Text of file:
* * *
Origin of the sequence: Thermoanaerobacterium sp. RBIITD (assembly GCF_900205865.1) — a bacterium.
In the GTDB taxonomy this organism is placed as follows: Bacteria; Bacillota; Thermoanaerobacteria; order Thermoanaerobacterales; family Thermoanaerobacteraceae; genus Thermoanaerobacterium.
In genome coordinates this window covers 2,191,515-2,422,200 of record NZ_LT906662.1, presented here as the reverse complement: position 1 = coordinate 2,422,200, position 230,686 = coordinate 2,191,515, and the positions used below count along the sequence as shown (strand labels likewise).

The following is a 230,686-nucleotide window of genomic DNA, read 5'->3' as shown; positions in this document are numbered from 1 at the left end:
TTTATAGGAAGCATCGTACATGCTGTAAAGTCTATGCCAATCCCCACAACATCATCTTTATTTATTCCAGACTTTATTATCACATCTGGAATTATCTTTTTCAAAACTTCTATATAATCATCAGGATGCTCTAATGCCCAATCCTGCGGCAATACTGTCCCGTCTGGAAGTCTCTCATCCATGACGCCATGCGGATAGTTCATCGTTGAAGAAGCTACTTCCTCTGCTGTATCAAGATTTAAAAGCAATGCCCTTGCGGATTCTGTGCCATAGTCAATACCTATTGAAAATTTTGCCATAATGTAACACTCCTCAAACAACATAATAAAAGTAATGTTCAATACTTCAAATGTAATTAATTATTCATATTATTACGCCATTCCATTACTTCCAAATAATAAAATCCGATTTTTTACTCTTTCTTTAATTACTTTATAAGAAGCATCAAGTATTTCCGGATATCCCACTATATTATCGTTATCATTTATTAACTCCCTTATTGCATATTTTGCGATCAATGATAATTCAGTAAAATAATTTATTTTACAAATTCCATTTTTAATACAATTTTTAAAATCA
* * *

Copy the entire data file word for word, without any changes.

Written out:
Origin of the sequence: Thermoanaerobacterium sp. RBIITD (assembly GCF_900205865.1) — a bacterium.
In the GTDB taxonomy this organism is placed as follows: Bacteria; Bacillota; Thermoanaerobacteria; order Thermoanaerobacterales; family Thermoanaerobacteraceae; genus Thermoanaerobacterium.
In genome coordinates this window covers 2,191,515-2,422,200 of record NZ_LT906662.1, presented here as the reverse complement: position 1 = coordinate 2,422,200, position 230,686 = coordinate 2,191,515, and the positions used below count along the sequence as shown (strand labels likewise).

The following is a 230,686-nucleotide window of genomic DNA, read 5'->3' as shown; positions in this document are numbered from 1 at the left end:
TTTATAGGAAGCATCGTACATGCTGTAAAGTCTATGCCAATCCCCACAACATCATCTTTATTTATTCCAGACTTTATTATCACATCTGGAATTATCTTTTTCAAAACTTCTATATAATCATCAGGATGCTCTAATGCCCAATCCTGCGGCAATACTGTCCCGTCTGGAAGTCTCTCATCCATGACGCCATGCGGATAGTTCATCGTTGAAGAAGCTACTTCCTCTGCTGTATCAAGATTTAAAAGCAATGCCCTTGCGGATTCTGTGCCATAGTCAATACCTATTGAAAATTTTGCCATAATGTAACACTCCTCAAACAACATAATAAAAGTAATGTTCAATACTTCAAATGTAATTAATTATTCATATTATTACGCCATTCCATTACTTCCAAATAATAAAATCCGATTTTTTACTCTTTCTTTAATTACTTTATAAGAAGCATCAAGTATTTCCGGATATCCCACTATATTATCGTTATCATTTATTAACTCCCTTATTGCATATTTTGCGATCAATGATAATTCAGTAAAATAATTTATTTTACAAATTCCATTTTTAATACAATTTTTAAAATCA